2 MARCH - 30 JUNE, 2024

The third instalment of a series of exhibitions highlighting lesser-known pieces from Piacenza’s museum collections engages artist Andrea Sala in a dialogue with liturgical objects and furnishing from the collection of the Diocese of Piacenza-Bobbio.

XNL Piacenza, the hub for contemporary art, cinema, theatre, and music by the Fondazione di Piacenza e Vigevano, is delighted to unveil Sul Guardare Atto 3 / Andrea Sala (Ways of Seeing Act 3 / Andrea Sala), in collaboration with the office for the Ecclesiastical Cultural Heritage of the Diocese of Piacenza-Bobbio..

Loosely inspired by the television series of the same name created by John Berger in 1971 for the BBC, the project aims to reinterpret the artistic heritage of the city and its surrounding region, navigating the realms of tradition and innovation, engaging it in a dialogue with the works of contemporary artists.

In the third act of the series, curated by XNL Arte director Paola Nicolin, the spotlight falls on Andrea Sala (Como, 1976), an Italian artist whose professional journey spans between Italy and Canada. Sala’s sculptures are imbued with his interest in design culture and process research, which stems from a fascination with fragile materials, such as terracotta and ceramics. His artistic research, inspired by traditional aesthetics and the avant-garde movements of the 19th century, particularly in the fields of Design, Architecture and Visual Arts in general, finds fulfilment in the minimalism of forms and the use of traditional techniques applied to industrial materials, or vice versa. Sala work is heavily influenced by his choice of materials, which depends on their inherent qualities that evolve throughout the manufacturing process.

In the halls of XNL, Sala presents a unique interpretation of select liturgical objects and furnishings sourced from the deposits and collections of the bishop’s palace in Piacenza.

The artist’s first solo exhibition in an Italian institution emerges from his exploration of the museum’s repositories. Through a collaboration facilitated by Director Manuel Ferrari, Sala gained access to a concealed segment of the heritage comprising small yet evocative objects. One of the objectives of the project was to facilitate the residency of a contemporary artist in the city. This allowed for the selection of objects to become a personal and subjective choice, revealing not just a story but also an emotional response to materials, forms, and the potential for contemporary reinterpretation of ritual objects. With a keen sensitivity to the poetics of materials and presentation, Sala selected cases, liturgical vestments, monstrances, goblets, candle holders, reorganized them in a new framework, altering their perspective, and accompanied them with a series of new ceramic sculptures and drawings created specifically for this occasion.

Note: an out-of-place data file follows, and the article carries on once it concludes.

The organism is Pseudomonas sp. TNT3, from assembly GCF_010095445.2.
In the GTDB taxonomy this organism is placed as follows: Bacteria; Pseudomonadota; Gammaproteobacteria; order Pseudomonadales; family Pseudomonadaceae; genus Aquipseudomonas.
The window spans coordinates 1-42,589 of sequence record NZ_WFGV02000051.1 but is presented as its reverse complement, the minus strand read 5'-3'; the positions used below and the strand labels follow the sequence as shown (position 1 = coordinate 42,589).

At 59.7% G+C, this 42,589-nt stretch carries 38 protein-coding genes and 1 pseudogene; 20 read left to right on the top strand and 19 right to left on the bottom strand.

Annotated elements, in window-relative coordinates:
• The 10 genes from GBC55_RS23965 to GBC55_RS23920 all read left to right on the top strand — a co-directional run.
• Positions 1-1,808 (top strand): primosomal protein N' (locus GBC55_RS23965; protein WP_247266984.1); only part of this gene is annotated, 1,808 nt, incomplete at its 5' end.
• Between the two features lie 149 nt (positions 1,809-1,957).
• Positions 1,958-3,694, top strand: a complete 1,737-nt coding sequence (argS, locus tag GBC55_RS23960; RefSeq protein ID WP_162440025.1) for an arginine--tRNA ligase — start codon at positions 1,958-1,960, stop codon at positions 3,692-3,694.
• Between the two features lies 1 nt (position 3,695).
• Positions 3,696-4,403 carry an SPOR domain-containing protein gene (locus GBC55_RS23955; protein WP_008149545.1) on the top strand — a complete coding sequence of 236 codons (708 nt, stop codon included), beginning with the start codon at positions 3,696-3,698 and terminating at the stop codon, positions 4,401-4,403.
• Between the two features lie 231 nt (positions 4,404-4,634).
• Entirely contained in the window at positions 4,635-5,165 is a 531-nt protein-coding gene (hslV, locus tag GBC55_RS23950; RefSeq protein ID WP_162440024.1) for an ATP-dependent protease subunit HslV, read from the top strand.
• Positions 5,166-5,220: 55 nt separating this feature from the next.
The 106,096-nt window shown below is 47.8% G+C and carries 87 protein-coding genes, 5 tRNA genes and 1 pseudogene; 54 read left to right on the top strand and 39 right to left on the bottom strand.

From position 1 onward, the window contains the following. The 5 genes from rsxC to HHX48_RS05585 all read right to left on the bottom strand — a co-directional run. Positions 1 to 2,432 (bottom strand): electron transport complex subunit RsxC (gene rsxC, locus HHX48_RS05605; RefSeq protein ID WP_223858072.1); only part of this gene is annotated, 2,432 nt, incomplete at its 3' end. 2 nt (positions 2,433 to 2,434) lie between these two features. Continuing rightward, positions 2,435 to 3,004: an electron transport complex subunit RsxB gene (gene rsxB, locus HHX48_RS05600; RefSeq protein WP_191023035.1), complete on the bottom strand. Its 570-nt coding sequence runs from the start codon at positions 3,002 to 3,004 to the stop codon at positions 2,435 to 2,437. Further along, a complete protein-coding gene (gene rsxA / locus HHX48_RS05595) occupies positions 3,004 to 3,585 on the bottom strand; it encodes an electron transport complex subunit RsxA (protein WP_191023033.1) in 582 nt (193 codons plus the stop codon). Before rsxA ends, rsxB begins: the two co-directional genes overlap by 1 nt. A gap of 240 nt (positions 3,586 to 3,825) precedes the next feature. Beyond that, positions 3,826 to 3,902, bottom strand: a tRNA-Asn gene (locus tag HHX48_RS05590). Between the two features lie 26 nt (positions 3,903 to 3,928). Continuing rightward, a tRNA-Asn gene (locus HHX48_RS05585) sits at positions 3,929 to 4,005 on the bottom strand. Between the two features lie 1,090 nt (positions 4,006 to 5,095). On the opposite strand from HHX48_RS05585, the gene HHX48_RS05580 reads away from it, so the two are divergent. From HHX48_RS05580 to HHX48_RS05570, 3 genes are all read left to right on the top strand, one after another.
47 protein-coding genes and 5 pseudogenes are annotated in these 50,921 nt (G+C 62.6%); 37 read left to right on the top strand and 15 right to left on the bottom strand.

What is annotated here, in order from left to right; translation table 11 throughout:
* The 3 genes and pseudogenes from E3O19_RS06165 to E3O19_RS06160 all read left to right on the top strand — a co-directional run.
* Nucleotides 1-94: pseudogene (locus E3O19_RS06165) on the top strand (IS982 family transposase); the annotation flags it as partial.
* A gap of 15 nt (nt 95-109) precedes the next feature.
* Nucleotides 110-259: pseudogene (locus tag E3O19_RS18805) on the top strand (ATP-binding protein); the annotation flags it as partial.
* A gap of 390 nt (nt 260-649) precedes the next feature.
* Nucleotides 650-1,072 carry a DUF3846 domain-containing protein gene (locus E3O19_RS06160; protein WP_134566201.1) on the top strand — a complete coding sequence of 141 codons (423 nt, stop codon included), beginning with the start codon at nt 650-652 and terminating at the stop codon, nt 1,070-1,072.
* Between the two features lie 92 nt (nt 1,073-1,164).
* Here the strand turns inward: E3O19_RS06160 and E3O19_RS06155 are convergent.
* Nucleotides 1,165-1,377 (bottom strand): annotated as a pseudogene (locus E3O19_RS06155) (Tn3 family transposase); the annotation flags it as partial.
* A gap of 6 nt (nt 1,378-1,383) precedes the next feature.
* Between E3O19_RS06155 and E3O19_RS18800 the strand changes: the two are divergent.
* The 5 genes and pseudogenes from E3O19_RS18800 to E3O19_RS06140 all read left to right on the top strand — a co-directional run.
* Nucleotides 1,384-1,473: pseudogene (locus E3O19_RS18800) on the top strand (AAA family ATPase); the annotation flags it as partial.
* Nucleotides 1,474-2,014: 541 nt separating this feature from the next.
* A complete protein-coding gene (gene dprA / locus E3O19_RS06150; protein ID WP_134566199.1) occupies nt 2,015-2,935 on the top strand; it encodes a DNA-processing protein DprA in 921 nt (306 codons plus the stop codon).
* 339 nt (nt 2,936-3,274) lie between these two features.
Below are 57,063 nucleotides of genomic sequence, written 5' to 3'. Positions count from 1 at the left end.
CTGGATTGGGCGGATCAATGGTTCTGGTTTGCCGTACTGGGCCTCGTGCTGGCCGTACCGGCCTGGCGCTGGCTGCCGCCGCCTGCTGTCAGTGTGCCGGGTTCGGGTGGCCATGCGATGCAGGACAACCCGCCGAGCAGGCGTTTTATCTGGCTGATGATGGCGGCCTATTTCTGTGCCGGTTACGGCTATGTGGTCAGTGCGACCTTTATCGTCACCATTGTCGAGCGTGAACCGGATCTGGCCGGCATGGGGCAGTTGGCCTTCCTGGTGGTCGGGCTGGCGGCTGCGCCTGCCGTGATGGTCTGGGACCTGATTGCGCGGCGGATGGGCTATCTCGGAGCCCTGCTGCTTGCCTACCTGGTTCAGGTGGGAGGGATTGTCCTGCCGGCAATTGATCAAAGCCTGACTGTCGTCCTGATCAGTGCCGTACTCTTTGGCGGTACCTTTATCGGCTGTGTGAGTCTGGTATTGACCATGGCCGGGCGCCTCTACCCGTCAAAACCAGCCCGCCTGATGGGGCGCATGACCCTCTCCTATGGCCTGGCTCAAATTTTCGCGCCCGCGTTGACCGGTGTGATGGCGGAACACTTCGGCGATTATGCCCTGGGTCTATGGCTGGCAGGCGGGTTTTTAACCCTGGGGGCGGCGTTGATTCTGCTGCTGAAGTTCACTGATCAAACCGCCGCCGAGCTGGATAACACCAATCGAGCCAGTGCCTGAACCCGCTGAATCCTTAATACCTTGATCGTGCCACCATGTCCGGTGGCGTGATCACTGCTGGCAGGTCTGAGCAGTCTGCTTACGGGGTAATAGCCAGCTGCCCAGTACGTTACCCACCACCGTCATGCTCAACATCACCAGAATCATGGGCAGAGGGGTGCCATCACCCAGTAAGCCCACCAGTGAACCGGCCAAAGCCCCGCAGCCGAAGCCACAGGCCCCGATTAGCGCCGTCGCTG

Once crafted to enshroud and safeguard the sacred, these furnishings now rest on the ground, inviting viewers to observe them up close and unveiling their simple beauty of form and materials in a new light.

“This project”, explains Andrea Sala “is important because it required me to engage in something that is consistently part of my artistic work. My interest lies in engaging the audience in a mechanism that reinterprets specific cultural and linguistic structures – in this instance, rituals, symbols, and sacred objects – by mixing them with alternative forms, functions, and meanings.”

The theme of the exhibition is a contemplation on the case and what it contains, whether it be a garment, a box, a blanket, or a body.

Sala’s fascination with forms remains a consistent theme in his work. The artist contemplates shapes, materials, and colours, providing a perspective on objects that, stripped of religious significance, prompt reflection on the container to better understand the content. These perfect shapes, balanced between abstractionism and anthropomorphism, serve as a “vessels of the sacred” while also narrating stories of journeys, rituals, solitude, and intimacy, but also of multitudes in procession, peace and wars, conversions and submissions, pomp and poverty, life, and death.

“This approach”, the artist explains “enables me to transcend the primary source of inspiration and create pieces that are ‘tainted’ by a plethora of influences. I persist in exploring the realm of industrial products, where the functionality of objects gradually diminishes as a result of the detached nature of the artistic process. But I am also intrigued by humanity’s approach to living spaces and its relationship with objects. Throughout the years, my meticulous and thorough examination of the world of objects has enabled me to develop a personal lexicon of shapes that progressively diverge from their original references, and yet remain somewhat recognizable, albeit in a distorted manner.”




image: ph. Daniele Signaroldi


Andrea Sala, Sul Guardare - Atto 3, 2024, XNL Piacenza